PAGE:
Adverse metabolic and cardiovascular consequences of circadian misalignment

Subjects with a high score of type 2 pattern reported high consumption of food, alcohol and cigarettes. Especially, they had high ɤ-GTP, uric acid, and triglyceride levels. These findings suggest the presence of alcohol-related metabolic dysfunctions. Also, the results of the multivariate regression analysis supported these findings. It is also plausible that the high BP found in these patients was due to the high consumption of alcohol and cigarette [36].

In general, subjects preferring eveningness have been shown to make a custom of adverse health behaviors such as smoking, alcohol use, and physical inactivity compared to those preferring morningness in the general population [37]. In contrast, subjects with a high score of type 2 pattern showed morning type despite having unfavourable habits such as high consumption of alcohol and cigarettes. The exact reason(s) for this discrepancy is (are) not clear at present. However, short sleep duration was reported to be associated with high alcohol consumption [38]. In this study, subjects with a high score of this pattern reported short sleep duration. The latter could adversely affect the classification of morningness-eveningness.

Our study also identified a unique clustered lifestyle characterized by physical activity. The results of multivariate adjusted model demonstrated no correlation with the beneficial cardio-renal-metabolic parameters in subjects with a high score of this pattern, except uric acid. Rather, these subjects had high AST and ALT levels. This is possibly because higher consumption of food could cancel the beneficial effects of habitual physical activity on cardio-renal metabolic parameters. These data suggest the presence of antagonistic effect of lifestyle patterns that tend to accumulate in real daily life on cardio-renal-metabolic parameters.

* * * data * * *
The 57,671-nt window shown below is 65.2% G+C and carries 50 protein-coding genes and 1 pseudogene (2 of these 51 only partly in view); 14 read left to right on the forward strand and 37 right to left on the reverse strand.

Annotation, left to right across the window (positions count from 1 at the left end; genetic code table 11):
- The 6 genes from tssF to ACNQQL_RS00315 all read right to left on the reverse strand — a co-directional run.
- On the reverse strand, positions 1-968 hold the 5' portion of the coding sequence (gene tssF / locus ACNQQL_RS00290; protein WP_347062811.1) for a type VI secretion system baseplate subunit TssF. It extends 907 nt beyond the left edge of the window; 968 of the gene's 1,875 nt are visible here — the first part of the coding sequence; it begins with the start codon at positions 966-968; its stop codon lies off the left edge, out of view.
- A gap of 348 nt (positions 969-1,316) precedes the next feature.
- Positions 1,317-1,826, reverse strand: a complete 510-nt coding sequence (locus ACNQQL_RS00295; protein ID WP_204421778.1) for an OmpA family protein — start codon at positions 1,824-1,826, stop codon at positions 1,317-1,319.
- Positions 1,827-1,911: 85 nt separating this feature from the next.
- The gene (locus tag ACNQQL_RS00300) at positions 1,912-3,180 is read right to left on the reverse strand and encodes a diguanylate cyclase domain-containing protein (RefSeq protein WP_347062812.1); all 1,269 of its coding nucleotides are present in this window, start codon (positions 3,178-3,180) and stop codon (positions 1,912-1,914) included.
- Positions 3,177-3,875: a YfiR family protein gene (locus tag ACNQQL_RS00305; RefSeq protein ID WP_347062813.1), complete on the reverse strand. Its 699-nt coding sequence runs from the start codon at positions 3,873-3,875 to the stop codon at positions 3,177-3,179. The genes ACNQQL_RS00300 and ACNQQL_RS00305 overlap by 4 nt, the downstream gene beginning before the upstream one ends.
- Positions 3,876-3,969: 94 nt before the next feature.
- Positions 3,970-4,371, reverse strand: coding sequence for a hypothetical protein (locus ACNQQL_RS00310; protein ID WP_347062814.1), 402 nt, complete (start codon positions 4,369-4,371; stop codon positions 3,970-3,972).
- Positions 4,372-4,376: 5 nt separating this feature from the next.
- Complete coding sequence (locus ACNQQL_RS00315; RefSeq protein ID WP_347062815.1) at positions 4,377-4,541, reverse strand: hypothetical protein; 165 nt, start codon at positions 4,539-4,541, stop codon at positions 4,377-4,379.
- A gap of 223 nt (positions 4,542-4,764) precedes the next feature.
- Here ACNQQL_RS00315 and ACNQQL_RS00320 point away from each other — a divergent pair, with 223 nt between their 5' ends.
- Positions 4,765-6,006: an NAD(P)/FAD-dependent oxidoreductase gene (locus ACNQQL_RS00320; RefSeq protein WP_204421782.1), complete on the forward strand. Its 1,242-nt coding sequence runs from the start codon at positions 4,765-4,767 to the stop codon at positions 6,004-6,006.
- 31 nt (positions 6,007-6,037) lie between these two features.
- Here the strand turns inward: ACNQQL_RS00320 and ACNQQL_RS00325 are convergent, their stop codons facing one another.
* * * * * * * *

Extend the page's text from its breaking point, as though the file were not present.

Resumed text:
The present study has certain limitation. First, the cross-sectional design does not allow inference of causal relationship between lifestyle patterns and cardio-renal-metabolic parameters. Also, we could not exclude the possibility that subjects change their daily lifestyles at other periods. Second, we did not confirm the validity and reproducibility of the lifestyle patterns found in this study in a different Japanese population. In this regard, we assessed the validity and reproducibility of the lifestyle patterns in this study by the following steps: 1) Subjects data in this study were randomly divided into two datasets (test and validation groups) in half, 2) The lifestyle patterns were evaluated by factor analysis in each dataset, and 3) Steps 1) and 2) were repeated ten times. According to this analysis, the lifestyle patterns evaluated by factor analysis in test and validation groups were similar, and the results were almost identical to those in the whole population (data not shown), suggesting that validity and reproducibility of the lifestyle patterns were relatively high in an internal. Finally, there may be other lifestyle patterns that should be considered, although based on the results of previous reports, we chose the possible lifestyle factors related to cardio-renal—metabolic parameters such as sleep quality [10,39], morningness-eveningness trait [14,40,41], depression status [17,18], energy intake and physical activity [35], smoking [42] and alcohol consumption [43].